Attorney To Use “We All Have To Go Sometime” Defense
All eyes will be on the county courthouse next week when the trial of Kent Dalmon gets underway. Dalmon, a quiet, unassuming man, has worked as a dog trainer for the past 30 years. It was last August that an accident thrust him into the limelight.
Dalmon was training a golden retriever named Muffin to be a leader dog for Mrs. Arlene Bouchette, a 74-year-old Chrislip resident who had been blind since birth.
He was supposed to deliver Muffin to Mrs. Bouchette on August 4th, but he inadvertently delivered Eraserhead, a German shepherd he’d trained as a police attack dog.
The mistake was noticed when Mrs. Bouchette was found on 4th Street, 9th Street, and Brockton Avenue. Her family immediately filed a multi-million dollar wrongful death suit against Kent Dalmon.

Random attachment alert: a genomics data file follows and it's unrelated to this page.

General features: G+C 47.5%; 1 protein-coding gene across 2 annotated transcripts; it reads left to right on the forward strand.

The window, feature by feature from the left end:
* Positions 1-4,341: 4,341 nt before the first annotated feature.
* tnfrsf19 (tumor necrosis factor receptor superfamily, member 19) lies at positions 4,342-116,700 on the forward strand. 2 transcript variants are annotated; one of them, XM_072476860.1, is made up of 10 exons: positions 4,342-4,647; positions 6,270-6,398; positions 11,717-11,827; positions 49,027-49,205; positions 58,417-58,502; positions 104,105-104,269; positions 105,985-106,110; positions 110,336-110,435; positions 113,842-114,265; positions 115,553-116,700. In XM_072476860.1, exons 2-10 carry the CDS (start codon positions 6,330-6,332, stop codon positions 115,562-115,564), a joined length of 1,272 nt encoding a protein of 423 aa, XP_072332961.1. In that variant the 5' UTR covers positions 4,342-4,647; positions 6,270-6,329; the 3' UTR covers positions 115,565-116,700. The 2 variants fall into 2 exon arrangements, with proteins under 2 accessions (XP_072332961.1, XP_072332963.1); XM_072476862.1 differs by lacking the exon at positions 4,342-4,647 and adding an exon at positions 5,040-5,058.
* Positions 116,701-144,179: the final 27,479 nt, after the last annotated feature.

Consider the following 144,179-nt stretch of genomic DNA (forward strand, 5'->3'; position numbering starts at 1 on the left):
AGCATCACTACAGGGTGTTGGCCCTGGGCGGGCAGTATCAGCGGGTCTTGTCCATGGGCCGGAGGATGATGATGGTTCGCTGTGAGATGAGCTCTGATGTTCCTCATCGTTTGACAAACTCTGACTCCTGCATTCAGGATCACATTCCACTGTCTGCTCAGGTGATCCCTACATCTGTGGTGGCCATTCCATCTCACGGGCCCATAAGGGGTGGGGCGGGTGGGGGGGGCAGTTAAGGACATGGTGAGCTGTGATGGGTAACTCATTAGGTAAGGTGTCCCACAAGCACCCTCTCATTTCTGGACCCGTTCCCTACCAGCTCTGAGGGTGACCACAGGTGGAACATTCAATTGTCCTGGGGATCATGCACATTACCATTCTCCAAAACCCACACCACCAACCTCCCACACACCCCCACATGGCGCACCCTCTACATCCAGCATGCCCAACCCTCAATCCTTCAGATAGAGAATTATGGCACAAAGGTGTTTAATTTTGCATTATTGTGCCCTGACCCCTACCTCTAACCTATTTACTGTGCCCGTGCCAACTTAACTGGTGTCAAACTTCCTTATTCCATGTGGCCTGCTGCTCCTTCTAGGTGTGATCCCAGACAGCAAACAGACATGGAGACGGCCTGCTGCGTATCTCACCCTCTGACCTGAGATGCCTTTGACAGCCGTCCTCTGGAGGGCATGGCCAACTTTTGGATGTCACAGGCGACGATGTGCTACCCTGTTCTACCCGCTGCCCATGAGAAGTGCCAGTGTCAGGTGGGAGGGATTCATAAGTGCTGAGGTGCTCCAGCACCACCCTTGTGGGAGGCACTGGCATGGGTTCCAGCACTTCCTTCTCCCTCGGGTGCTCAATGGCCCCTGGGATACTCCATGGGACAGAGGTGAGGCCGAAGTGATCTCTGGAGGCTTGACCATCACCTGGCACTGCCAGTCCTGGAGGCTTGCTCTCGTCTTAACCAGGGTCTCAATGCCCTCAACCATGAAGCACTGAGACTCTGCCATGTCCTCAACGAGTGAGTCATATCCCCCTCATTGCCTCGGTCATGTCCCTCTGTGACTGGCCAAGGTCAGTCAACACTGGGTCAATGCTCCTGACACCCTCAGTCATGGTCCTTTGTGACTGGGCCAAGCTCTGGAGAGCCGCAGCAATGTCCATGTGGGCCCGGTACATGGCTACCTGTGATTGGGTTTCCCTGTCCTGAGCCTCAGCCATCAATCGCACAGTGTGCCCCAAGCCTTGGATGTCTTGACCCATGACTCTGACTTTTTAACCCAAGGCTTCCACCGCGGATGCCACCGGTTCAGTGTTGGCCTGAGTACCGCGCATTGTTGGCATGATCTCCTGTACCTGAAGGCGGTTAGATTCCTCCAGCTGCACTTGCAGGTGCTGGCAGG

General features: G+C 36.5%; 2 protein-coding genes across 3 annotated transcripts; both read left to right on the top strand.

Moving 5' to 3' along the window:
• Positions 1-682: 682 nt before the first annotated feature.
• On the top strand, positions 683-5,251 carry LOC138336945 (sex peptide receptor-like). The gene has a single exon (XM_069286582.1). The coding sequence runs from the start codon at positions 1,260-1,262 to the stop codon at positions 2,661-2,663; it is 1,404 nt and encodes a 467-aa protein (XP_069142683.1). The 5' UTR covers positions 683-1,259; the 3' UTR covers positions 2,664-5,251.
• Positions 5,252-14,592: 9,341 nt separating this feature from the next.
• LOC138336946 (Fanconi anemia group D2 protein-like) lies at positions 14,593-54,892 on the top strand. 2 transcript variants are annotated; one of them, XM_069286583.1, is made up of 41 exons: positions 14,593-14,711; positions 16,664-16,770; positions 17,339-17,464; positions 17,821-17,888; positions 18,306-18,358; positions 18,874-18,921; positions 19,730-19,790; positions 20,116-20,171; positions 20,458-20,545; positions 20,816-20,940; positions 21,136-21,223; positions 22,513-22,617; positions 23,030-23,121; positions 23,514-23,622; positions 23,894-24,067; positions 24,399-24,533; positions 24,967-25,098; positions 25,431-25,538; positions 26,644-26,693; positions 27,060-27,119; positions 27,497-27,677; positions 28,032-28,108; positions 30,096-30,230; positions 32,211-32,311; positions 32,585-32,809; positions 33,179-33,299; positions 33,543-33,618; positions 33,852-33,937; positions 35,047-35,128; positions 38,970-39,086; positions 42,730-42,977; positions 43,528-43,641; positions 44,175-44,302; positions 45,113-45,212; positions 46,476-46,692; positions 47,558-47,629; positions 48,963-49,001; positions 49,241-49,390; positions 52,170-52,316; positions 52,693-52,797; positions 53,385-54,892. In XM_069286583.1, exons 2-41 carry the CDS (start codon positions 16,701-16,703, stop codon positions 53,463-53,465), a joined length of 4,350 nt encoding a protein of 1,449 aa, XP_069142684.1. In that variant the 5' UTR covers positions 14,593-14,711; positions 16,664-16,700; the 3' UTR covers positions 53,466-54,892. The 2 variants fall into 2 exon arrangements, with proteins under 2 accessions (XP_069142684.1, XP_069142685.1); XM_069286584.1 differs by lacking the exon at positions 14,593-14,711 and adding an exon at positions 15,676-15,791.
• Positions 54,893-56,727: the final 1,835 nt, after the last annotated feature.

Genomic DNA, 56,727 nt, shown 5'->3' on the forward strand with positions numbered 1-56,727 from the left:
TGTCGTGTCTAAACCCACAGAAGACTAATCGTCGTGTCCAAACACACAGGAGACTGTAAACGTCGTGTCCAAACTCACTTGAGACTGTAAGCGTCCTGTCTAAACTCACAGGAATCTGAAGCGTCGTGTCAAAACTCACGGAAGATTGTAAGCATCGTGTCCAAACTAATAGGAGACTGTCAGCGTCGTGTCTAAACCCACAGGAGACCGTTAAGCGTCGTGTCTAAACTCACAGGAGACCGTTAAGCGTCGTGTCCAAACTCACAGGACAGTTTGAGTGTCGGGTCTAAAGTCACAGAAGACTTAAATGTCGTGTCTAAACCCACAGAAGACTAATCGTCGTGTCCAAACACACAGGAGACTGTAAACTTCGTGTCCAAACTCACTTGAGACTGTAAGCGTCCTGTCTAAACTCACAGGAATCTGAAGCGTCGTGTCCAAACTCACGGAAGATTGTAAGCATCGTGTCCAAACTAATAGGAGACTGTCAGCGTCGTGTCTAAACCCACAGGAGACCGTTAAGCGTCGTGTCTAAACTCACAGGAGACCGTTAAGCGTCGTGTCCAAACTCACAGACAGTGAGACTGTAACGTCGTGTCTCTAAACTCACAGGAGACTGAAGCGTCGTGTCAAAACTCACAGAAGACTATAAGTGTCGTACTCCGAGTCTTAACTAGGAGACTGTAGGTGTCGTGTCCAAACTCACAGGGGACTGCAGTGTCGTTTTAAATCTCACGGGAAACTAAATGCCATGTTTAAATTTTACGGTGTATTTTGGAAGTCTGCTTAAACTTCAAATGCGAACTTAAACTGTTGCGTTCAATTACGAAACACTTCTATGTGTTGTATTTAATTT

Dalmon’s lawyer, Patrick Kast, discussed his courtroom strategy with the Journal.
“I just plan to point out to the jury that we all have to go sometime,” he said. “My uncle died of a heart attack, but you didn’t see me getting all sue-y. And in this case, Mrs. Eraserhead loved animals, so who’s to say she didn’t die exactly the way she would’ve wanted to?”
When reminded that the victim’s name was Mrs. Bouchette, the lawyer replied “Oh yeah.”
He also said that his client is very remorseful about the tragedy. “When he heard that the lady had been killed, Mr. Dalmon said ‘Oops’. If that doesn’t show contrition, I don’t know what does.”